first_img Share Allan GuisteOn Saturday June 2nd, 2012, Allan Guiste who resides at No.4 Winston’s Lane in Goodwill, in the Commonwealth of Dominica, became part of the elite centurion club when he celebrated his 100th birthday. He was born on the 2nd of June, 1912. The celebration for his 100th year was held at his house in Goodwill. In attendance, among family and friends, were the President of the Commonwealth of Dominica, H.E Dr. Nicholas Liverpool and Mrs. Liverpool, Parliamentary representative for Roseau North- Hon. Julius Timothy and Parliamentary Secretary- Hon. Johnson Drigo. A small celebratory Mass led by Monsignor Eustace Thomas of the Goodwill Parish formed part of the celebration for the auspicious occasion. Mr. Guiste, a devoured Catholic, participated in the Holy Communion at the Mass.Allan Guiste receiving a gift from Parliamentary Secretary- Hon. Johnson DrigoMr. Guiste, who is the father of four boys, Ronnie, Ronald, Clayton and Fitzroy, worked as Prison Officer for most of his life and held the position of Tailor; responsible for sewing uniforms for Prison Officers and Inmates alike. He continued to be self-employed as a Tailor after retiring from the Prison. He provided tailoring services to the Dominica Police Force for the balance of his working life. Mr. Guiste continues to remain in good health and high spirit. The family and friends of Mr. Allan Guiste extends thanks to all for their attendance and kind support during the celebration of his 100th birthday.Press Release Sharing is caring! LocalNews Allan Guiste celebrates 100 years and joins the centurion club by: – June 4, 2012 Sharecenter_img 75 Views   2 comments Tweet Sharelast_img read more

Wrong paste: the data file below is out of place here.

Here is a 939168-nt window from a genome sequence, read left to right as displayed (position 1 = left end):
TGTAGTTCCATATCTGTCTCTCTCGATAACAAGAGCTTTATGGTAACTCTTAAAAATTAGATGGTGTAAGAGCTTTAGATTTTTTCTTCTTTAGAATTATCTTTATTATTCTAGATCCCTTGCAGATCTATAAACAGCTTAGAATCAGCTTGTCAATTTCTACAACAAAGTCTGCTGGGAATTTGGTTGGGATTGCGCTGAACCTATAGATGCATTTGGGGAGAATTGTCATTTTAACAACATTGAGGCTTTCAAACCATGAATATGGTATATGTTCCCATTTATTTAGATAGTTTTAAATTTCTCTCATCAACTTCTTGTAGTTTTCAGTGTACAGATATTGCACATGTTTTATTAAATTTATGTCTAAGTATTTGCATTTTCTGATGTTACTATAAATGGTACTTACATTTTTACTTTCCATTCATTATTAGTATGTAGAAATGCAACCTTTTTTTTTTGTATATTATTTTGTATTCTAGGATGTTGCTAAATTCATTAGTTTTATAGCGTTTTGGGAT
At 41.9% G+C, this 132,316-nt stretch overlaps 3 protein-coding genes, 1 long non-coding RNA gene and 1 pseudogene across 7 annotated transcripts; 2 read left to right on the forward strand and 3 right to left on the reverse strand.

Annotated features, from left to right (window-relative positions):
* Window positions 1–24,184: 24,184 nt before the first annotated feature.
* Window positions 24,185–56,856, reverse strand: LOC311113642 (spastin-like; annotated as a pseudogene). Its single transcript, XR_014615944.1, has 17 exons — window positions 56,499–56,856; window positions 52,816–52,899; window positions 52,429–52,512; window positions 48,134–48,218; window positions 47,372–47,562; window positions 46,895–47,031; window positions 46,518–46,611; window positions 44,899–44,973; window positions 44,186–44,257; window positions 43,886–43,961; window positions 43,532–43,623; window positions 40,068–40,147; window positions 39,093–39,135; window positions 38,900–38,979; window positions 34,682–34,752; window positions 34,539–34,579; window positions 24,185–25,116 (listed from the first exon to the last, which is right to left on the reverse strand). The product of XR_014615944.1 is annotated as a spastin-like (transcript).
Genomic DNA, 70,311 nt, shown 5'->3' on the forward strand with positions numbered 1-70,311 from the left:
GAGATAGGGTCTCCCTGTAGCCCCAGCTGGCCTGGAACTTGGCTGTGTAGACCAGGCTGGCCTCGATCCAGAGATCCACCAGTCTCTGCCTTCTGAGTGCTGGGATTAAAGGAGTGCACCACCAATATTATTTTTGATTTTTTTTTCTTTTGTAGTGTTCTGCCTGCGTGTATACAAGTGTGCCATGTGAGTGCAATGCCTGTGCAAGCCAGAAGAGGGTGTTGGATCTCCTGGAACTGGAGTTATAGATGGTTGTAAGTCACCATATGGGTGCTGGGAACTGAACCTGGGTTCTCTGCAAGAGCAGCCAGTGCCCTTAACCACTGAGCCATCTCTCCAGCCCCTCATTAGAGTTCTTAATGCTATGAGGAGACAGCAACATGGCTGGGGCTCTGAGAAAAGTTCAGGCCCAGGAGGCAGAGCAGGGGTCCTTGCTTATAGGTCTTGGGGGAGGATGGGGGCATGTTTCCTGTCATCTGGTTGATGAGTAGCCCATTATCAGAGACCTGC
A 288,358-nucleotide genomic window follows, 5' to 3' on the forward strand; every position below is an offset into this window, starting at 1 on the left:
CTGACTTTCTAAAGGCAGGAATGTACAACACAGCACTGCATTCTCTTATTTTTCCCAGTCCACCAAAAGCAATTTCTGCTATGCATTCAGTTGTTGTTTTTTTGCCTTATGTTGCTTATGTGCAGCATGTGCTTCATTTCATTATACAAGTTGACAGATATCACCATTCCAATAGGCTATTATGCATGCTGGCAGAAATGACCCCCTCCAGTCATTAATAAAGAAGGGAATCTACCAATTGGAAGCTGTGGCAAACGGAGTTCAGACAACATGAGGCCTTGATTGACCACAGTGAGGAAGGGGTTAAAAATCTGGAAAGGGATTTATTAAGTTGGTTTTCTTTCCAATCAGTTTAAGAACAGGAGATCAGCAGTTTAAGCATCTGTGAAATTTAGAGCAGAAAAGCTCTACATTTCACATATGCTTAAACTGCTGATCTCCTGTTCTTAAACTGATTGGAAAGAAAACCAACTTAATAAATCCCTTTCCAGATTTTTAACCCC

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Top-ranked tussle in store for Trojans